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Time is brain: The timeline of a concussion

Bryn Mawr Rehab Hospital April 2, 2014 General Wellness

blue imaging of a brainWhen someone suffers a concussion, time can feel like it has stopped. What should you do next? How serious is it? Should you call for help or drive to the hospital? In reality, the clock just starts when a concussion or head injury happens because, as many of us have heard before, time is brain.

Every second and every minute matter when it comes to caring for a head or brain injury. Just ask Brian McDonald, DO, MPT, FAAPMR, physical medicine and rehabilitation physician at Bryn Mawr Rehab Hospital, part of Main Line Health. Below, Dr. McDonald chronicles what really happens inside your head when you, or anyone else, suffers a concussion.

When a concussion happens

A mechanical force causes our soft brains to move within the hard skull. After this initial hit, there is a flow of ions in and out of our brain cells and a release of neurotransmitters. This release disrupts the normal balance of the brain cells, and there is a decreased blood flow to the brain.

A day after a concussion

The disruption in brain metabolism is at its worst approximately two to three days after an injury, and remains that way for at least one week. This metabolism may not normalize until at least one month from the date of the injury.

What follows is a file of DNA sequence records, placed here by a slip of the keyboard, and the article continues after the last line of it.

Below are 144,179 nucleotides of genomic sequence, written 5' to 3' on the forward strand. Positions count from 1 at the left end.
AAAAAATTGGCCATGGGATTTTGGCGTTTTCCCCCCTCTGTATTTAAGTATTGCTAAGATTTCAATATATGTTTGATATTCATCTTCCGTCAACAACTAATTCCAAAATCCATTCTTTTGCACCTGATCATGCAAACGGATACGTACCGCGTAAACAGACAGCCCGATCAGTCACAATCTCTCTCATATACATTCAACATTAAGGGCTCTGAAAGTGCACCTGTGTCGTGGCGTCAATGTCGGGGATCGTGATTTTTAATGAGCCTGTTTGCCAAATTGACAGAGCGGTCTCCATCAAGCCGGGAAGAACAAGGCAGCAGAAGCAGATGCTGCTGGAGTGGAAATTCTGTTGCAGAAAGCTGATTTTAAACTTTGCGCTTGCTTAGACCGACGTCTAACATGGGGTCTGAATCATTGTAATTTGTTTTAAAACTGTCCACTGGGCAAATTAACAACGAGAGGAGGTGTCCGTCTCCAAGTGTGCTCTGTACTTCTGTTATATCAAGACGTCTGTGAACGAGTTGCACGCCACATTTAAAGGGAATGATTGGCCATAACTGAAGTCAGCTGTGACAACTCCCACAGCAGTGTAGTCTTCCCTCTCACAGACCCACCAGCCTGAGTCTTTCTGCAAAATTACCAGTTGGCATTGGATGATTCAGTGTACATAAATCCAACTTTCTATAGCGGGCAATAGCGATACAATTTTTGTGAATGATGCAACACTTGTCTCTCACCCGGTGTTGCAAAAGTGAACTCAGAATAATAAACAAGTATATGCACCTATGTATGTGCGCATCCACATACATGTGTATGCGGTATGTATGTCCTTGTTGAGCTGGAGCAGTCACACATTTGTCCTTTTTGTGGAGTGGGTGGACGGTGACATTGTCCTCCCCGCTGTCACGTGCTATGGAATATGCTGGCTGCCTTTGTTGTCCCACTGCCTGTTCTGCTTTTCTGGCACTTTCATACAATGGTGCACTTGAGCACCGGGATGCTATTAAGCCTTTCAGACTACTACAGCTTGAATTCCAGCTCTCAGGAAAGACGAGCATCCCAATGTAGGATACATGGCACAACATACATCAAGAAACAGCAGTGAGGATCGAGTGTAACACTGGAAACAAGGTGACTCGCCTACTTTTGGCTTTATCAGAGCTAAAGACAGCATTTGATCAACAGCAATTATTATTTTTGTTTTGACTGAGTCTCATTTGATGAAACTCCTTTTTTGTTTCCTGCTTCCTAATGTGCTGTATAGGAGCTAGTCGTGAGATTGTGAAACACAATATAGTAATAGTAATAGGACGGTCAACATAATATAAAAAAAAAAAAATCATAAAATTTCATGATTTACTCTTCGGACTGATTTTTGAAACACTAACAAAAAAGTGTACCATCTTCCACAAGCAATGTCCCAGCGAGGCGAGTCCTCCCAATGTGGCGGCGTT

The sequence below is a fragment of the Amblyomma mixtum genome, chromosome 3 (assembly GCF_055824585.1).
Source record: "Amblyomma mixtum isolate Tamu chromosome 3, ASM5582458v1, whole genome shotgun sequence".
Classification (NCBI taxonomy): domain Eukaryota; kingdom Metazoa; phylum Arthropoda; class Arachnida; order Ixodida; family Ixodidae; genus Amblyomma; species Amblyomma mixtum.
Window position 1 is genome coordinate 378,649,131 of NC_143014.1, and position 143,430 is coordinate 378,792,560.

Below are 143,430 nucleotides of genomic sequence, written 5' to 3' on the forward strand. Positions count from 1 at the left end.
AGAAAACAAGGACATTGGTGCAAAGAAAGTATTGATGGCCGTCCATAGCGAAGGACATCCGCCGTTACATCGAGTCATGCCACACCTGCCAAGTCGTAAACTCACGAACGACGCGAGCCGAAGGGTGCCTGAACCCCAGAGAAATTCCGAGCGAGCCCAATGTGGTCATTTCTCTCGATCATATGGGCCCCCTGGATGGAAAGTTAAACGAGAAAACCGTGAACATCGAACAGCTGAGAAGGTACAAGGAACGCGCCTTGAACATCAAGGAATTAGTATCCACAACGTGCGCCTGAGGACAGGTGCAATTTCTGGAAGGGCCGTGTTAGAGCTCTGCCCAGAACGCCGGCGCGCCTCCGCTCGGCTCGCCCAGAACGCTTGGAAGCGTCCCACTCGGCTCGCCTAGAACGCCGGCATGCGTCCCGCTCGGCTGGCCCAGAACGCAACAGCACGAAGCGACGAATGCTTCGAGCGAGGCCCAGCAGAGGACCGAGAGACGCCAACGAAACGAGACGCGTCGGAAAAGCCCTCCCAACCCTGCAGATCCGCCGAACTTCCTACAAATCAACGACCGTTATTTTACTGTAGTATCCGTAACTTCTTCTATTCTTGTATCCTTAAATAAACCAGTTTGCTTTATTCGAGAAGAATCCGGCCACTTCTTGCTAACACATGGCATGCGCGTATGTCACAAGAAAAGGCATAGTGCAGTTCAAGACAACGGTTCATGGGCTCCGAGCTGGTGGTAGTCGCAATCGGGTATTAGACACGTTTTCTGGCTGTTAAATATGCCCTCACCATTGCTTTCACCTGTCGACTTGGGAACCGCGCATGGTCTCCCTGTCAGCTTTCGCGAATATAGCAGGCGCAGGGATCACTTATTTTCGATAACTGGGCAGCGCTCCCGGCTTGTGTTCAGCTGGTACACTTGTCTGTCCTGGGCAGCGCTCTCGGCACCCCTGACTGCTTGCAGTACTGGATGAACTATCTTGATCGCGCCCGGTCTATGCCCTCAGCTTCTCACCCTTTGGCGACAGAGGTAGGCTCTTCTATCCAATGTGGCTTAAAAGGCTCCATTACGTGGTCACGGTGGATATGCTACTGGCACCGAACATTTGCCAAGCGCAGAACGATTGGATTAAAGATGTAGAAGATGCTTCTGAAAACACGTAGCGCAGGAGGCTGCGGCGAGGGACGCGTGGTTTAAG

A week after a concussion

The metabolism in the brain may remain unstable, even though symptoms have subsided. Just because a patient is no longer exhibiting symptoms does not mean that the brain is back to functioning normally, so continue to use caution and refrain from getting back into activities that could result in additional or increased injury.

A year after a concussion

The majority of individuals will experience symptom resolution within one to three months, but athletic head injuries typically resolve within one month. Rarely do patients continue to experience symptoms beyond one year from the time of their injury. For the small percentage of patients who do, there is probably some long-lasting brain injury, which may show up on imaging studies.

Although everyone’s concussion symptoms, experience, and recovery may vary, one thing is for sure: immediate medical treatment is a must. If you or someone you know suffers a head injury and exhibits symptoms like headache, dizziness, nausea, blurred vision or loss of memory or consciousness, seek medical attention immediately. Time is brain, and waiting to call for medical help or addressing the issue on your own could mean more severe symptoms or side effects.

Bryn Mawr Rehab provides the services and therapy needed to help individuals recover from a concussion or brain injury, including our Neurologic Rehab Program and accredited Brain Injury Rehab Program. If you or a loved one has suffered a brain injury or concussion and need rehabilitation services, visit our website to learn more about Bryn Mawr Rehab.